America Becoming More Multilingual

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According to an analysis by the Center for Immigration Studies (CIS) of newly released Census Bureau data for 2016, a record 65.5 million U.S. residents over the age of five spoke a language other than English at home. The number is up six million since 2010 and has increased by nearly 34 million since 1990. As a share of the population, over 20% U.S. residents now speak a language other than English at home.

Of languages with more than 400,000 speakers, the largest percentage increases since 2010 were among speakers of Arabic (up 42%), Hindi (up 33%), Urdu (up 22%), Chinese (up 20%), Persian and Haitian (each up 15%), and Gujarati (up 14%).

The largest numerical increases 2010 to 2016 were among speakers of Spanish (up 3.5 million), Chinese (up 564,000), Arabic (up 366,000), Hindi (up 201,000), Telugu (up 143,000), Vietnamese (up 129,000), Tagalog (up 128,000), Haitian (up 109,000), Bengali (up 101,000), Tamil (up 89,000), and Urdu (up 86,000). Telugu and Tamil are spoken in India and Tagalog is the national language of the Philippines; Bengali is spoken in India and is also the national language of Bangladesh.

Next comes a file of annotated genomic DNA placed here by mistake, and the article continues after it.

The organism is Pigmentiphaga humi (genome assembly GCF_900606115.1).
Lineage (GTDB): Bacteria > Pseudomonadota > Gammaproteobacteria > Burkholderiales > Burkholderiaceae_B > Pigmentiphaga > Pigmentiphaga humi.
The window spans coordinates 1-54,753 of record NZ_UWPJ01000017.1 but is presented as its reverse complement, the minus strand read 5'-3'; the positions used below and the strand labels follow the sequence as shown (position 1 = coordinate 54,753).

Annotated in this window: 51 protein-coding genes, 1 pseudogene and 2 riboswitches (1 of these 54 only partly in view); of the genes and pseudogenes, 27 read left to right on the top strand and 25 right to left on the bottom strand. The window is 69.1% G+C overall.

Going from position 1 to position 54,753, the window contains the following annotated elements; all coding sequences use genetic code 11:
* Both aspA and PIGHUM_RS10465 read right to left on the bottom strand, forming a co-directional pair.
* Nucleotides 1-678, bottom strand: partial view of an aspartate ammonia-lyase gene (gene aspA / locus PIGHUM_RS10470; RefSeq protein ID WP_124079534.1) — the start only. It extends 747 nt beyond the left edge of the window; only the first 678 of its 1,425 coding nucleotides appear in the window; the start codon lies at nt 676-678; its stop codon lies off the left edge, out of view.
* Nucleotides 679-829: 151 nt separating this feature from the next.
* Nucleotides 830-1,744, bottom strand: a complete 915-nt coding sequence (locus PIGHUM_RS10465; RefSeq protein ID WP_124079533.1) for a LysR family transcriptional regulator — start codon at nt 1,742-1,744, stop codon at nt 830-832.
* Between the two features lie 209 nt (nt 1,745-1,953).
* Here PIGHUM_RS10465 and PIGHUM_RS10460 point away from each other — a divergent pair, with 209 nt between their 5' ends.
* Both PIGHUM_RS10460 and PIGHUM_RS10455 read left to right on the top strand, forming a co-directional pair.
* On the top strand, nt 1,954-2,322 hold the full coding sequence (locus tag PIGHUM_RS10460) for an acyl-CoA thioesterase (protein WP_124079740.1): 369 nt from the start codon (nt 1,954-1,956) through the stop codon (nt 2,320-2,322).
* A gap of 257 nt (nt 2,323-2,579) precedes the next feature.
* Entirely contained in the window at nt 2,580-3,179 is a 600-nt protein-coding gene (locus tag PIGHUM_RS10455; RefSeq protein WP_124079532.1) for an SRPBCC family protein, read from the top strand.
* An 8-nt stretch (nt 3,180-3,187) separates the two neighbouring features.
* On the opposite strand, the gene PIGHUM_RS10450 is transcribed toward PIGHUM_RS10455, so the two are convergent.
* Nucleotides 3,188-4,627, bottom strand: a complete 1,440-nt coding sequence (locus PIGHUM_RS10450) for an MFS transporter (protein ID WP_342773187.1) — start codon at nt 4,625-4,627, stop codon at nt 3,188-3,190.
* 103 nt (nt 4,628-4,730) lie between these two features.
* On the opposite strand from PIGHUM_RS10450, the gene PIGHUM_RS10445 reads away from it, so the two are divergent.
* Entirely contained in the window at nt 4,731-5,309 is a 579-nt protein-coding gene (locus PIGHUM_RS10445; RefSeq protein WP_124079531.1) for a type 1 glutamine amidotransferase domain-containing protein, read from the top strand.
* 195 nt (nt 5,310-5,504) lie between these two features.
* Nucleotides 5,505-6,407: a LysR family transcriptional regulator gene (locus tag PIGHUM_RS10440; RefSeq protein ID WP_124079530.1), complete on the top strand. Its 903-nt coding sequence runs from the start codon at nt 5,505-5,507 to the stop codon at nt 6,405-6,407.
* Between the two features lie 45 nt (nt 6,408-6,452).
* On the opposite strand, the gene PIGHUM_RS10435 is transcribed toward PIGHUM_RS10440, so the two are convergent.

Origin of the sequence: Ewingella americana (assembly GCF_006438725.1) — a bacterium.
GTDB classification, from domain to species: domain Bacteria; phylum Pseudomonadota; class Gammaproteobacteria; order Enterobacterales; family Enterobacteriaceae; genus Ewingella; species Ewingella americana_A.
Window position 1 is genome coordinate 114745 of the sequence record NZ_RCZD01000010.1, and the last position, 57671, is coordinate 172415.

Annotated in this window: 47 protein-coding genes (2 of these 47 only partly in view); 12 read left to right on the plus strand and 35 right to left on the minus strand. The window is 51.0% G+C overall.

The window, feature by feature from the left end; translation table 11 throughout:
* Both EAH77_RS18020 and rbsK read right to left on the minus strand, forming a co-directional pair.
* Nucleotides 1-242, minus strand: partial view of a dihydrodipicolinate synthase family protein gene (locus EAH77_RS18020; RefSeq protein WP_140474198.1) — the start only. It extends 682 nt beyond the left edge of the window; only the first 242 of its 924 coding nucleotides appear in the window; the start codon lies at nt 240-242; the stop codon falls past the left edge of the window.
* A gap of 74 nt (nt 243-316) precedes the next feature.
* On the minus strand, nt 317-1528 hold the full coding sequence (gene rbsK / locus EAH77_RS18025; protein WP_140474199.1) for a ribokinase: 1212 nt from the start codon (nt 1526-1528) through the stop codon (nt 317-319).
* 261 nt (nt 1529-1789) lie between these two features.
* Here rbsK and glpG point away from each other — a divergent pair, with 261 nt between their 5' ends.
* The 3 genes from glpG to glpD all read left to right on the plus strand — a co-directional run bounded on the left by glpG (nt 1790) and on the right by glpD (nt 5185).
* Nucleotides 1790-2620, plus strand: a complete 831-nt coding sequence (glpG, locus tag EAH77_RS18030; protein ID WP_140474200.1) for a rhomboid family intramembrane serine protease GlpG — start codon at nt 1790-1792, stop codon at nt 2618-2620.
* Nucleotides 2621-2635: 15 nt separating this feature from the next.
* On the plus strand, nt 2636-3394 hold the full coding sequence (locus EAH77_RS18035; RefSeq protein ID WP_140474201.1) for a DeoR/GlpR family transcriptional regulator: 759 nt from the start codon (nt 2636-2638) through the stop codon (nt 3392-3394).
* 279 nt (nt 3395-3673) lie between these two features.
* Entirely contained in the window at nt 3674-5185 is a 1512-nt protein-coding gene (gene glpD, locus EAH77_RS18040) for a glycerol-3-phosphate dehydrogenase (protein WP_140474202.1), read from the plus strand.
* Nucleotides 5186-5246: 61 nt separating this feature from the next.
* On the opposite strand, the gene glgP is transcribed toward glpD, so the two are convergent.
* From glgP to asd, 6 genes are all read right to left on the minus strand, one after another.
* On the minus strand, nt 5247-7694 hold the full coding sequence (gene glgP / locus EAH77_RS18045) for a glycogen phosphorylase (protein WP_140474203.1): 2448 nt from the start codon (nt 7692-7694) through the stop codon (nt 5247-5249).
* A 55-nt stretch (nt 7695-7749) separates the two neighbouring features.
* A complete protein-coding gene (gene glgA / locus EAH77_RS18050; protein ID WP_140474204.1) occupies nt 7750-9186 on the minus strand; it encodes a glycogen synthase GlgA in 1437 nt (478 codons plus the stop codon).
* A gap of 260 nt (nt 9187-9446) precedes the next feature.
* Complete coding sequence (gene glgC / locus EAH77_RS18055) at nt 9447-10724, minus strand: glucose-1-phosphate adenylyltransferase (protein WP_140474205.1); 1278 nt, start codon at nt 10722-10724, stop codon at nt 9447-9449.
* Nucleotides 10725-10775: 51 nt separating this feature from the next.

Languages with more than a million speakers in 2016 were Spanish (40.5 million), Chinese (3.4 million), Tagalog (1.7 million), Vietnamese (1.5 million), Arabic (1.2 million), French (1.2 million), and Korean (1.1 million).

CIS researchers estimate that nearly one in four public school students now speaks a language other than English at home. In California, the estimate is 44% , while in Texas, New Mexico, New Jersey, New York, and Nevada, it is estimated that over a third of school-age children speak a language other than English at home.

The analysis was carried out by Karen Zeigler, a demographer and Steven A. Camarota, the director of research at the CIS, which supports decreasing immigration.

 

1 COMMENT

  1. Hasn’t America been multilingual before? I remember 30 years ago I would enter a store in New York
    and the store employee wouldn’t be able to speak English. Just like now. Even with the quoted numbers. I wonder. Alex Jenin.

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